• Dynamic programming;
  • Markov decision process;
  • Value of information;
  • Weather forecasts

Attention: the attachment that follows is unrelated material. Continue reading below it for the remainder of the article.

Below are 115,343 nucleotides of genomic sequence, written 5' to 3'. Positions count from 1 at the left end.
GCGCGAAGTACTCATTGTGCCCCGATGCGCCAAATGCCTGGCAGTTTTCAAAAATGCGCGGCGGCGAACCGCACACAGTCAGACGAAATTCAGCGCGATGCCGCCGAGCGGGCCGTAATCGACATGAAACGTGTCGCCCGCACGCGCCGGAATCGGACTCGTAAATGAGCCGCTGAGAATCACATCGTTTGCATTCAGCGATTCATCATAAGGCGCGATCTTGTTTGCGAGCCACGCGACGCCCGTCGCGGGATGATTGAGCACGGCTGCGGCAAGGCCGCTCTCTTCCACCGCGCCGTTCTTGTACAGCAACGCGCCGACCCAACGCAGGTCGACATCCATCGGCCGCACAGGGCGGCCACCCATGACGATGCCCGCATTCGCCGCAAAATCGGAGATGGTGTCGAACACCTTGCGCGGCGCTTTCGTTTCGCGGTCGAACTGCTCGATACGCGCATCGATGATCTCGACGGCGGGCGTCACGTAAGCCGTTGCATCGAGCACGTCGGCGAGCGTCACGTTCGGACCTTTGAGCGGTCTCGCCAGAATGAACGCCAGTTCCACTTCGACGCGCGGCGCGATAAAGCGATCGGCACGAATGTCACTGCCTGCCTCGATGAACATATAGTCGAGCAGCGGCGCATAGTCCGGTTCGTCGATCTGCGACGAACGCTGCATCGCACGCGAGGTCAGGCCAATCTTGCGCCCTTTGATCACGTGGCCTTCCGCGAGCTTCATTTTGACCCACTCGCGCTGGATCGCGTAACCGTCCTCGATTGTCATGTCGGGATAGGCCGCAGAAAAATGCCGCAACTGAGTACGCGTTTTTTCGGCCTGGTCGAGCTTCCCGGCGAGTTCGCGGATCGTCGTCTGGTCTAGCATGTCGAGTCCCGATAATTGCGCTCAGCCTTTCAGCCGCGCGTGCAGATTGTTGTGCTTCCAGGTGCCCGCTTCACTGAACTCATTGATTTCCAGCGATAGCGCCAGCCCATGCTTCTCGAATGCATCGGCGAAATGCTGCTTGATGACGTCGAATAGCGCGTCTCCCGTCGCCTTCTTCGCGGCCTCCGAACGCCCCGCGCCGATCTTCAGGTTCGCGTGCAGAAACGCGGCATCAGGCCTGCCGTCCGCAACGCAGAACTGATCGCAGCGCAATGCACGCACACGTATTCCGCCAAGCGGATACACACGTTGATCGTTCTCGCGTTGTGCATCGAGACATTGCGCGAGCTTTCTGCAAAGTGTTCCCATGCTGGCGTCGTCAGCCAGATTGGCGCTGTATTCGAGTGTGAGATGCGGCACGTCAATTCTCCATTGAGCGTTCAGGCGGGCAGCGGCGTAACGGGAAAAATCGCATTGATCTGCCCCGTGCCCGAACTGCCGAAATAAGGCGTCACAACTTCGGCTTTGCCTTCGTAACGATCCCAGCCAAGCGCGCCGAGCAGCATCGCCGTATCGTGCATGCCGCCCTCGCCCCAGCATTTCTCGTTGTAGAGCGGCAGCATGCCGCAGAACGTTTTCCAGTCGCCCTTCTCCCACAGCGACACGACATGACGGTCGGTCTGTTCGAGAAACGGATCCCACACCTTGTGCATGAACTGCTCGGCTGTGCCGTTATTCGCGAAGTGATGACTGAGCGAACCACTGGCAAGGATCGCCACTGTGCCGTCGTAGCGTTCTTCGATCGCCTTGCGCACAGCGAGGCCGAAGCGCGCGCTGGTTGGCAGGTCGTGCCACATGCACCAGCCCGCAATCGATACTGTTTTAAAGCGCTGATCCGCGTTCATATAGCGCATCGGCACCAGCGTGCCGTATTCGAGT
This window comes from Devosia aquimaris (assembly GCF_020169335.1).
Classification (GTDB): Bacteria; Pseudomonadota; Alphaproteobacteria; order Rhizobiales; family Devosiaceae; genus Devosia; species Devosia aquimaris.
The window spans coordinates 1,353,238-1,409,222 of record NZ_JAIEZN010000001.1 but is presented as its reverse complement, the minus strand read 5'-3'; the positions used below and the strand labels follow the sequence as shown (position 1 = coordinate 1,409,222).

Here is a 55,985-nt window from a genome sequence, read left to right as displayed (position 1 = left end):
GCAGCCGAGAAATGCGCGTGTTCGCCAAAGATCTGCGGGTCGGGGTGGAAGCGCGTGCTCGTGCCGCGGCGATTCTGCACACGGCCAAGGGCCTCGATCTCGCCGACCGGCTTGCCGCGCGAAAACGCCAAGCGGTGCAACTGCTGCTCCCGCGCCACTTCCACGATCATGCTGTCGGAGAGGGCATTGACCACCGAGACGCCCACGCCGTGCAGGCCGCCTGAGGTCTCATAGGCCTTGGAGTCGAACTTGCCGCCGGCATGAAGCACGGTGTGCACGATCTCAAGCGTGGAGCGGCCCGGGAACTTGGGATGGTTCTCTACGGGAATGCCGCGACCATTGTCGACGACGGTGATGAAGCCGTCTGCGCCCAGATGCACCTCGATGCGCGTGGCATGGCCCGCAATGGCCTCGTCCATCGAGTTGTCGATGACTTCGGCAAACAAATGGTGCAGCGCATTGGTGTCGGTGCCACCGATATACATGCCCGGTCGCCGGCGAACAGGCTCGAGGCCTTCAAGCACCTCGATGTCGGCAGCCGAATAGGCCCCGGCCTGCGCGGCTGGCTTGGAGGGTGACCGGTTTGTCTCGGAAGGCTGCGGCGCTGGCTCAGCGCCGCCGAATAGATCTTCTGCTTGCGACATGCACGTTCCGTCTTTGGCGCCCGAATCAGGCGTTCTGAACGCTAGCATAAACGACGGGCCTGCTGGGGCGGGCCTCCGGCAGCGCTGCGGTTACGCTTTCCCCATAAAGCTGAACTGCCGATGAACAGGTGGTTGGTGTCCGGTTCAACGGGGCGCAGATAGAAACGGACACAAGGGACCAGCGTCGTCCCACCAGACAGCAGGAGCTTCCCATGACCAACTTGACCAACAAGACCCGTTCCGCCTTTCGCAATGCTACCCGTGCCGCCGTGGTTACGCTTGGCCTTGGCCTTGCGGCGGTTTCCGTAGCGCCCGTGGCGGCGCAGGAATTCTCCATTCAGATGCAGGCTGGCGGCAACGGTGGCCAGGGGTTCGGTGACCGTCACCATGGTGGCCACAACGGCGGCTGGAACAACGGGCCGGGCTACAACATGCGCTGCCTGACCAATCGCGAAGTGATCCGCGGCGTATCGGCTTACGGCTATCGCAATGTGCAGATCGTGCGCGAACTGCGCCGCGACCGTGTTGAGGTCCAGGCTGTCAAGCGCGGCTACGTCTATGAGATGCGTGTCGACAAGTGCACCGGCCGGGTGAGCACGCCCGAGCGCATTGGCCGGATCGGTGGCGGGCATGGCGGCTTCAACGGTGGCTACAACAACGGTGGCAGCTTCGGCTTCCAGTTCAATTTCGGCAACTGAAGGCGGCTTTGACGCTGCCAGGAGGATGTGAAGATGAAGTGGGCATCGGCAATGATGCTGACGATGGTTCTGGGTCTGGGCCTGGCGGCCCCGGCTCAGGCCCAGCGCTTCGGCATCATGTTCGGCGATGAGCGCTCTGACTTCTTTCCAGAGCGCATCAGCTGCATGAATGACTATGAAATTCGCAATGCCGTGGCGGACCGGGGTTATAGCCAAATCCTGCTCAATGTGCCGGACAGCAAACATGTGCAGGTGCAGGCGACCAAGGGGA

Some theoretical results concerning the nature of the relationship between the scientific quality and economic value of imperfect weather forecasts are obtained. A prototype multistage decision-making model is considered, involving only two possible actions and two possible states of weather. This particular form of model is motivated by a real-world application known as the fruit-frost problem. For an infinite-horizon, discounted version of this model it is shown that economic value remains zero below a forecast quality threshold and then rises monotonically but nonlinearly above this threshold. In particular, the relative sensitivity of economic value to changes in the quality of forecasts increases as perfect information is approached. This curve is compared with quality/value relationships that have been obtained for other versions of the model; namely, a single-stage model and a multistage, finite-horizon model.